Shift Meets: Jada Puliga, the young entrepreneur behind Prophet Magazine

London is bursting at the seams with creative talent yet one of the biggest challenges remains finding an opportunity to stand out amongst the masses – and the algorithm isn’t always on your side.

Shift sits down with Jada Puliga, founder and creative director behind Prophet Magazine, the start-up print publication that aims to collate the city’s top 100 undiscovered creative talents in one physical directory.

We hear about what it takes to be a 22-year-old in pursuit of a demanding creative project and how she is untangling her vision for 2024.

In what Puliga describes as a “natural evolution of the process,” the founder has shifted the focus to championing mainly black creatives, using the platform to promote undiscovered black talent, applying her vast industry network to propel the Prophet community forward in various areas of the arts.

When asked to describe Prophet in her own words, you can see the young entrepreneur isn’t ready to put the project in a box “It’s something, and it’s growing,” she says, keeping her cards close to her chest. And growing it is; what started as an opportunity to step outside of her comfort zone and prove (to herself) that she could do something great, Puliga quickly understood Prophet’s potential for success. “There is room for someone genuinely interested in uplifting talent because they’re good, rather than for clout,” she observes. The magazine, which is still in its pre-launch phase, is unique because it not only looks to shine a light on the abundance of creative talent in London, but it also acts as a bridge for the catalogue of creatives within the Prophet community to discover and connect with other people of mutual interest.

Puliga draws a comparison between Prophet and household favourite, the Yellow Pages for their similar functionality and “ability to guide a nation.” “It has a major permanence to it,” she says, “and that’s something I’d like to recreate.” In its prime, the Yellow Pages was an essential resource for finding local business services. Prophet looks to emulate the same model but for creative talent, putting people in contact with creatives in their vicinity to collaborate and gain inspiration from, “it’s a beautiful idea to bring back the physicality of something, to be able to run your finger down a page to look for something, especially in such a noisy digital space.”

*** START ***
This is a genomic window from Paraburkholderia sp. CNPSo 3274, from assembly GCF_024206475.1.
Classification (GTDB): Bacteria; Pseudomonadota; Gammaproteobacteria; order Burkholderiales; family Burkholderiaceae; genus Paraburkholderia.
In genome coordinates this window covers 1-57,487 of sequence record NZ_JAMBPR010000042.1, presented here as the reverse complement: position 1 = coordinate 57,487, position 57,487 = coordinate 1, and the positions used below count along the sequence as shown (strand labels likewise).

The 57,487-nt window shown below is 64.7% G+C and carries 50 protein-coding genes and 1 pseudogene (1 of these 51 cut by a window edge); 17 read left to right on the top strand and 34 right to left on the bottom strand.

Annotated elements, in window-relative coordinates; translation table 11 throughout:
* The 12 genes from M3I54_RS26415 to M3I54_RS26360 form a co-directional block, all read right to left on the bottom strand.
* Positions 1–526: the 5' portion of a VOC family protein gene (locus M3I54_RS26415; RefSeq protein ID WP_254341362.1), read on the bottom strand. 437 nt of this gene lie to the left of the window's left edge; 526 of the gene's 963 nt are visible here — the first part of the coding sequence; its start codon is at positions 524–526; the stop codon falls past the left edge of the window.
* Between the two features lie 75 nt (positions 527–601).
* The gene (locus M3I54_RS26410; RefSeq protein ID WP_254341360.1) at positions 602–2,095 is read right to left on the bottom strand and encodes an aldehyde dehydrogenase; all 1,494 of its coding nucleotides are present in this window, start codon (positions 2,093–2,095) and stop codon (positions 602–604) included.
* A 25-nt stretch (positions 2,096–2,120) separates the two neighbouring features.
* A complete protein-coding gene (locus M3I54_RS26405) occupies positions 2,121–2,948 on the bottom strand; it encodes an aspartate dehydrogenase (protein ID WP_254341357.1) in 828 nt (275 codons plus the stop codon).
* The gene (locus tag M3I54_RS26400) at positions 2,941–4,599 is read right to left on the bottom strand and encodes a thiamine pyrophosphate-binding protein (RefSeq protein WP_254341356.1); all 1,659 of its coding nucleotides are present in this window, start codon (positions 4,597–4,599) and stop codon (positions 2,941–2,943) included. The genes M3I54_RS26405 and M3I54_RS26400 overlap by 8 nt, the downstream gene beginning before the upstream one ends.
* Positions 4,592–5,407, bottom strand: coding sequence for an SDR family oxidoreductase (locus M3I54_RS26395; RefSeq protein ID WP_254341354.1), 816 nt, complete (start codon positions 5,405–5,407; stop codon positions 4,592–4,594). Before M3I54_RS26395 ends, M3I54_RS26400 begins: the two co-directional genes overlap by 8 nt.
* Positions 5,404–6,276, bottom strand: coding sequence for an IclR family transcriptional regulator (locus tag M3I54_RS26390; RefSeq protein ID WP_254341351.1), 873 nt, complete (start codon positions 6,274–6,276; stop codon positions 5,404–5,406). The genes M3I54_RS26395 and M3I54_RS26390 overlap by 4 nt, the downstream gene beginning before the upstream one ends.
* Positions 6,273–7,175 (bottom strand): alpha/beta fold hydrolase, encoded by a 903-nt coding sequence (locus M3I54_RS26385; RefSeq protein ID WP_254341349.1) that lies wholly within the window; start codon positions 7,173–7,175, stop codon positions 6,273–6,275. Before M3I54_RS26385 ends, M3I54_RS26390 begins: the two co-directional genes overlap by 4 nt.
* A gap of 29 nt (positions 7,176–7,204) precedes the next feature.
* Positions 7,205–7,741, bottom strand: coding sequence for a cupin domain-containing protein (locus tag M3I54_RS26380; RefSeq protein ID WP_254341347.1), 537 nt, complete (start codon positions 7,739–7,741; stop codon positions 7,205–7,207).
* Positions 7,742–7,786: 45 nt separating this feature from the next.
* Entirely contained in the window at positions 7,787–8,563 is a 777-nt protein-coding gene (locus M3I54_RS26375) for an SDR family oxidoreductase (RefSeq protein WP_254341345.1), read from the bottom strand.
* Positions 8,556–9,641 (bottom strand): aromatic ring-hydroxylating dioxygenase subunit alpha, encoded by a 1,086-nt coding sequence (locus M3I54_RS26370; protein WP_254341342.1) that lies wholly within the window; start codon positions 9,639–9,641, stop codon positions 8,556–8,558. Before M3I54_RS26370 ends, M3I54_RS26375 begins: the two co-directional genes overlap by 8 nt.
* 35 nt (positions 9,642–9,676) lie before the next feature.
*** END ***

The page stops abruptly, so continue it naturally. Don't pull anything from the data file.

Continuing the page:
In the run-up to the official magazine launch, Puliga has been taking advantage of building an online and social media presence through regular content with industry leaders and changemakers. You can find interviews with the likes of London-based artist Slawn, who carries a huge cult-like following for his street art style approach to painting on canvas, while indie-rock singer Bakar and visual artist TJ Sawyerr are among other familiar faces to have been featured on Prophet’s social media, sharing insights about their process.

In the short time since its insurgence, the Prophet audience has rapidly grown and in recognising the power of community to further strengthen the project, Puliga recently introduced music events to her arsenal, “culture is key,” she affirms, and what better way to bring people together than around shared love for sound. She is pioneering her way through the creative space by bringing together communities of artists, designers, and musicians to genuinely uplift undiscovered talent while holding an intentional space for creatives to find and collaborate with one another in a decentralised way.

But what it takes to be a founder and the main brain power behind a magazine start-up is time and dedication, “it’s waking up every day and feeling motivated, and that only comes when you truly love what you’re doing.” Puliga honours the use of a checklist for remaining consistent, “I’m so big on a to-do list,” she shares, but she also talks about the power of a ‘to-done list’, which is a list of achievements from each day and her way of holding herself accountable.

While being sure to give credit to the various contributors who have worked behind the scenes on Prophet to date (shout out to Dan, Kit and Beth who have worked closely with Jada to bring each sub-project to life), when I ask what day-to-day looks like for the founder she talks about how varied her role is, “I essentially am the core team.” With oversight over every creative decision, Puliga is finely tuning every part of the magazine’s process, from conducting the interviews in and of themselves to selecting the social media content, attending networking events and designing the website and branding. 

The trailer ‘Don’t be like Sully,’ featuring musician Brian Nasty and directed by Puliga herself, is a visual benchmark for what we can expect from the founder’s vision moving forward. Be sure to keep an eye on the @prophetmagazine Instagram to follow this young creative’s journey.

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